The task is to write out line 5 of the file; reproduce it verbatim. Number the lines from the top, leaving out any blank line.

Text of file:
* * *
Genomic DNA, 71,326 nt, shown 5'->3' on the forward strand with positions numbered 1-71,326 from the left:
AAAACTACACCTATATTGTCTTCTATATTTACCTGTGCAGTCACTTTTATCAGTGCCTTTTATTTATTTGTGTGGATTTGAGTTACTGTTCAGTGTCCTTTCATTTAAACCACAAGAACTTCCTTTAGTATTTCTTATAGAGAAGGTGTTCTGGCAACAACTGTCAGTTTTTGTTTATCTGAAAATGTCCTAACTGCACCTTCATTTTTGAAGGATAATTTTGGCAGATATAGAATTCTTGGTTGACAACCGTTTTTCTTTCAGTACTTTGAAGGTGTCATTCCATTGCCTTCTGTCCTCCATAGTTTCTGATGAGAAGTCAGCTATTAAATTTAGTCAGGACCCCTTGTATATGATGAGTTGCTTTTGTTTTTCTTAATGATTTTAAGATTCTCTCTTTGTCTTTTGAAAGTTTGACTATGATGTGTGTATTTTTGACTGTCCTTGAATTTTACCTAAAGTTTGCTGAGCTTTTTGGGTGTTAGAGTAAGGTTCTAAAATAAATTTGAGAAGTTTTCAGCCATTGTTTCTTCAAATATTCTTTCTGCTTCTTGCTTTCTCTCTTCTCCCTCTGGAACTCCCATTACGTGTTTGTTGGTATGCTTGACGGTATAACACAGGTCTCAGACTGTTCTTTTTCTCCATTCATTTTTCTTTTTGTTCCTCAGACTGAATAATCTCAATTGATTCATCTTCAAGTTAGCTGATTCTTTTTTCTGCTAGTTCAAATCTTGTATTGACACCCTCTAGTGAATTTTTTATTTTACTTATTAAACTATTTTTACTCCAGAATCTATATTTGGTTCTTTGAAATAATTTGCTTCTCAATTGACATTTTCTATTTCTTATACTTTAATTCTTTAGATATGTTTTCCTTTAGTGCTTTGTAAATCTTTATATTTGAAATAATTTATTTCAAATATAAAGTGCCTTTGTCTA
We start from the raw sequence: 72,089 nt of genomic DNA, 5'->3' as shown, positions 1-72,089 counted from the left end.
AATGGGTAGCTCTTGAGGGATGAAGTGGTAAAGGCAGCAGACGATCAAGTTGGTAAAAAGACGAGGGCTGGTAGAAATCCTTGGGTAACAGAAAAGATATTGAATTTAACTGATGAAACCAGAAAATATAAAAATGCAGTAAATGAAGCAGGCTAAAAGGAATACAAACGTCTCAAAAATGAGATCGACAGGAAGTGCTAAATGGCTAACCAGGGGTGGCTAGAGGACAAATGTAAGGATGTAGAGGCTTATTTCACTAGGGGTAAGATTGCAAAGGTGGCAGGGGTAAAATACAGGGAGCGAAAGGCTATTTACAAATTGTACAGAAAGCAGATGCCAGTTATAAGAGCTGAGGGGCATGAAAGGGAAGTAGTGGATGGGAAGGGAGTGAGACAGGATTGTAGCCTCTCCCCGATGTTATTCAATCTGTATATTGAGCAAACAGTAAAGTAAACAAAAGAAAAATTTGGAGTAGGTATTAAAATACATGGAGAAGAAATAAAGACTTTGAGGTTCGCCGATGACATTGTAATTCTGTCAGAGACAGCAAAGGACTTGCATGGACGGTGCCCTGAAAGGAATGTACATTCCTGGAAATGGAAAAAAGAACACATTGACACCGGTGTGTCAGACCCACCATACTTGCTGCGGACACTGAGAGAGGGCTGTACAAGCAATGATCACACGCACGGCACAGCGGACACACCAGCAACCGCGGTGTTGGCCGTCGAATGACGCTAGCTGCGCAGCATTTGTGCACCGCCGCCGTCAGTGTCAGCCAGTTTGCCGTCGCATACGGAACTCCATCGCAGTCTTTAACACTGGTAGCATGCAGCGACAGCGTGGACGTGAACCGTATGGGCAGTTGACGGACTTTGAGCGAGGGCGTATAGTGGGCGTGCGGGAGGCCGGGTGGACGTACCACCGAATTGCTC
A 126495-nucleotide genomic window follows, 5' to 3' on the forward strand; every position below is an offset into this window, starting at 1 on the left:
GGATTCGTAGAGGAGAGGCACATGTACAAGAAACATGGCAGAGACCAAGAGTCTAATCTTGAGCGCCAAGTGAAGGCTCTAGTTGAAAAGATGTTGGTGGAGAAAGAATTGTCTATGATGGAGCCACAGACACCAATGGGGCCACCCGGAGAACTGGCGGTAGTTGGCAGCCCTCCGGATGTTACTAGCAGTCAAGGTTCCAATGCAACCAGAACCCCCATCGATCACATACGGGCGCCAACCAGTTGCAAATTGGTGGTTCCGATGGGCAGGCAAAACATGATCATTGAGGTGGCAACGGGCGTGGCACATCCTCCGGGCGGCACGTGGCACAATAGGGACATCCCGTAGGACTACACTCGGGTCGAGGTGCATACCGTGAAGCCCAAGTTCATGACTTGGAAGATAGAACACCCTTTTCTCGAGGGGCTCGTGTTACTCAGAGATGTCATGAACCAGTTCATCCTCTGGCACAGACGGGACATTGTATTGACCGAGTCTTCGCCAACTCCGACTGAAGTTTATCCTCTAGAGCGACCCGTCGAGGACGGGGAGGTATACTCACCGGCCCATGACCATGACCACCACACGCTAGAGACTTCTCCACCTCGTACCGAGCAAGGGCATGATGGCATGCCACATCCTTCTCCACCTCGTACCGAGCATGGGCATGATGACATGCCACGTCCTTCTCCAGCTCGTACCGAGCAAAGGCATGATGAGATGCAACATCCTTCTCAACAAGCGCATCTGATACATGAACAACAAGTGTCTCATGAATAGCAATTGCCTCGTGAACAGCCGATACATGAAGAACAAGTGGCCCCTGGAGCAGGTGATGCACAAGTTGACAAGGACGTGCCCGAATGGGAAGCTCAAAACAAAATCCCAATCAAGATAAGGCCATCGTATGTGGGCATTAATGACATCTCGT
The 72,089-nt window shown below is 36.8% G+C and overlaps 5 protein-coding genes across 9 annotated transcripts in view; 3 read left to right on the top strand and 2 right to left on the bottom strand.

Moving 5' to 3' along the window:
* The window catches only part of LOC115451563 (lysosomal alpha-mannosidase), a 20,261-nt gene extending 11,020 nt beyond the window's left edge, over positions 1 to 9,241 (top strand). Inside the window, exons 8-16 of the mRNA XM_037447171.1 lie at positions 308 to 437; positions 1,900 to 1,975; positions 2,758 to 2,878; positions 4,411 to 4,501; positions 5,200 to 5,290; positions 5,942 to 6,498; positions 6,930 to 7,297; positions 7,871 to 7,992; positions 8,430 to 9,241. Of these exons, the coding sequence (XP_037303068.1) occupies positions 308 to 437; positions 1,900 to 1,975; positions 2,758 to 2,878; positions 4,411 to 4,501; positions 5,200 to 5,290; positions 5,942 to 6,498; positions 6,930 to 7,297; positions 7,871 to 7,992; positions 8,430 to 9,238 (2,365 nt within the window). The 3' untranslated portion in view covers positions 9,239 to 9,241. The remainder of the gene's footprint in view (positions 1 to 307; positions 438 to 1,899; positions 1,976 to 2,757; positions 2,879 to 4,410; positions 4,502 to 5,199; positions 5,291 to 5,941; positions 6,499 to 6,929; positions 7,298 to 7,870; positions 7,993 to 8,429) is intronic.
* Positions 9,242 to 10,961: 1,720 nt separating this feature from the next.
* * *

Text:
A 126495-nucleotide genomic window follows, 5' to 3' on the forward strand; every position below is an offset into this window, starting at 1 on the left: